Some tracks are so memorable and monumental, so difficult to play or sing, or so personal, that it’s simply impossible to imagine other versions of the original material.
It might be because of the sheerly impenetrable presence of an iconic artist, a particularly unique set of recording circumstances, or the fact that the performance happened in a moment that will never truly come about again. It might even be that there’s a legal precedent in place that doesn’t allow a song to be covered…
Well that’s what we’ve assembled to figure out. And we couldn’t be more delighted to take this opportunity to reconnect with artist, songwriter, and producer, Redah, to discuss “Songs That Are Impossible to Cover” for Episode 52 of our podcast, Themes and Variation.
The episode is anchored by selections from the catalogs of Hiromi Uehara, Tina Turner, Wolfgang Amadeus Mozart, and more. The discussion covers topics like inimitable instrumental prowess, the magic of a good musical transition, meantone temperament, and more.
Listen to Episode 52 of Themes and Variation in its entirety right here:
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Episode 52 Highlights
1. Carter on the hazards of speeding up.
Carter: “If something’s gonna fall apart, it’s probably gonna be in that section because you’ve got five bars of 6/8 and then a bar of 7/8 at the end bookending this movement. And every single time you get to at the end of that bar of seven, you gotta speed up a little bit. And it’s challenging as a trio because you gotta kind of feel that out and nail it and everybody’s gotta kind of move their tempo along together. You’re speeding this section up five times. If you speed it up too much, it trainwrecks the rest of the song.”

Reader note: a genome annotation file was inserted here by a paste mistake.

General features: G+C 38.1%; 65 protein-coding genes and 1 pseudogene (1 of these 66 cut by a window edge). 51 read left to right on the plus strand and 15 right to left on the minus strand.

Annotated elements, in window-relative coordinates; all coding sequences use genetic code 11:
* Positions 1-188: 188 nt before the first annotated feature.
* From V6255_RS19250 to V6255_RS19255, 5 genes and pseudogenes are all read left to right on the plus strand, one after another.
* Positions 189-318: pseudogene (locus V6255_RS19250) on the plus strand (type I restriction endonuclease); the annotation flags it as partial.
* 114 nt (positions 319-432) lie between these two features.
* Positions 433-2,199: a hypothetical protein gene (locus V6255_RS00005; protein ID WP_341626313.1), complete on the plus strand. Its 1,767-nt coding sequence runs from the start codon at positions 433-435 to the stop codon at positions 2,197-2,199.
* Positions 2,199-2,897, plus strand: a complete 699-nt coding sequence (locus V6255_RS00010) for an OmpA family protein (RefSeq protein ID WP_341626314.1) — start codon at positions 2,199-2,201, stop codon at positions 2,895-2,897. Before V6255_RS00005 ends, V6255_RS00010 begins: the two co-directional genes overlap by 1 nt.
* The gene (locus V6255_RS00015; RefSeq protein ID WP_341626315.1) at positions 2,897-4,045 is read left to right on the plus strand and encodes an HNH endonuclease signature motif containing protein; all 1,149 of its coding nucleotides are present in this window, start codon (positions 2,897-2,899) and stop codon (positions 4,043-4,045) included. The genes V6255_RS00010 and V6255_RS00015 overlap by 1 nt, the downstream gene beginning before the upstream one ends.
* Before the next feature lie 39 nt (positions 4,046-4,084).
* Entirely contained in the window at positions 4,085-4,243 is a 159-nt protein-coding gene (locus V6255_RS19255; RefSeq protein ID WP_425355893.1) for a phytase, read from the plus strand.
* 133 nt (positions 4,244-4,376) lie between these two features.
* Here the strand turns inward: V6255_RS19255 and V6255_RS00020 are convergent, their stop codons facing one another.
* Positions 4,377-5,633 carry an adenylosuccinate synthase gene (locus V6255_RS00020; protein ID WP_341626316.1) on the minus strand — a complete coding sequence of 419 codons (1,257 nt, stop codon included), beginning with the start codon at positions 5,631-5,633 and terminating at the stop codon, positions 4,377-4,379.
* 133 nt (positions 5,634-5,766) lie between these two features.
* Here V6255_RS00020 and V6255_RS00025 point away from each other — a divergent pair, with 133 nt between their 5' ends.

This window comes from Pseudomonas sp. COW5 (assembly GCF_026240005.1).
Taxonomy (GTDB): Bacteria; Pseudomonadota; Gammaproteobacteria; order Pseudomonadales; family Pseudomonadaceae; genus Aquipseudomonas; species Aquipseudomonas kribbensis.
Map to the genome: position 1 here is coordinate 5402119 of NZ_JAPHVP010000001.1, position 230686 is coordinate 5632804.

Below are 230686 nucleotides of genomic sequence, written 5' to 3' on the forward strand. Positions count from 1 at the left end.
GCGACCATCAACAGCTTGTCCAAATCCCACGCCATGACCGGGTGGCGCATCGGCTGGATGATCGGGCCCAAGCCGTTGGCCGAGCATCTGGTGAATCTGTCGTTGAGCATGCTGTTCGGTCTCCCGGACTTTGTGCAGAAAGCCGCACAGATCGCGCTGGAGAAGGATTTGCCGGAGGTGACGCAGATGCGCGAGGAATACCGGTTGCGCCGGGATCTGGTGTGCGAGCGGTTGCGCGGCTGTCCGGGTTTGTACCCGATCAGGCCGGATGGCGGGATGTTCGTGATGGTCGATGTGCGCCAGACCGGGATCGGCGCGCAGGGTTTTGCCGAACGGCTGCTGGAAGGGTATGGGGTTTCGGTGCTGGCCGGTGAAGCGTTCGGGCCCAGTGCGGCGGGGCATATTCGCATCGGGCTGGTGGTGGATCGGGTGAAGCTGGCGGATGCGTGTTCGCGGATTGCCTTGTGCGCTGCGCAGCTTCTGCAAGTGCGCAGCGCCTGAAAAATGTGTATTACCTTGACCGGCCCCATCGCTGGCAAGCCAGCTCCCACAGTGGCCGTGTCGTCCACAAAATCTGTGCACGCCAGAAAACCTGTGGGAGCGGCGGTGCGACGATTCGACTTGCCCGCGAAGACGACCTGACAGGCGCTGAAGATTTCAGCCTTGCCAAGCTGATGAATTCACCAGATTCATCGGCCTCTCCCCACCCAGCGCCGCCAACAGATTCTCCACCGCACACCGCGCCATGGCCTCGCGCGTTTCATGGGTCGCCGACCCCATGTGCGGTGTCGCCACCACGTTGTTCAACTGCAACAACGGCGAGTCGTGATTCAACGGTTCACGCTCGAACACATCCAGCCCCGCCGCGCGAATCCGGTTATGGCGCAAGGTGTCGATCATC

2. Redah on the magic of “Proud Mary.”
Redah: “Even though we’re listening to the studio version, I bet that most of it has been recorded live and there’s a comp, but everyone is playing live at the same time, ’cause you can hear the ambience on the drums. You can hear that everyone is kind of in the same room, with some exceptions. There’s not a single thing — from the way she speaks to the way the band plays and the chemistry… It’s impossible to find a mistake or something that is out of place in this version.”
3. Mahea wonders whether the word “cover” applies to a song with unclear origins.
Mahea: “So it was published in 1761 for the first time, but it could have been written prior to 1740 potentially, and there is no confirmed composer. So Mozart, you could argue, actually did a cover version, but we don’t know of who. I’m just saying is it possible to cover? ‘Cause it’s so unclear as to whether or not this fits the definition of ‘cover.’”
Join the Conversation
One of our favorite things about our podcast is the fact that the conversation around each theme is so much bigger than the episode itself. We’d love to hear which songs you would have chosen for this episode! Share them with us on Twitter or, if you’re a Soundfly subscriber, in the #podcast channel on Slack.
Plus, with every new episode of Themes and Variation, we launch a new Spotify playlist that includes the songs mentioned in this episode and more. Here’s this episode’s Spotify playlist!
We’ll see you in a couple weeks with a new theme, new guests, and some new songs to break down. If you have any comments, questions, or theme suggestions, drops us a (bass) line at [email protected]!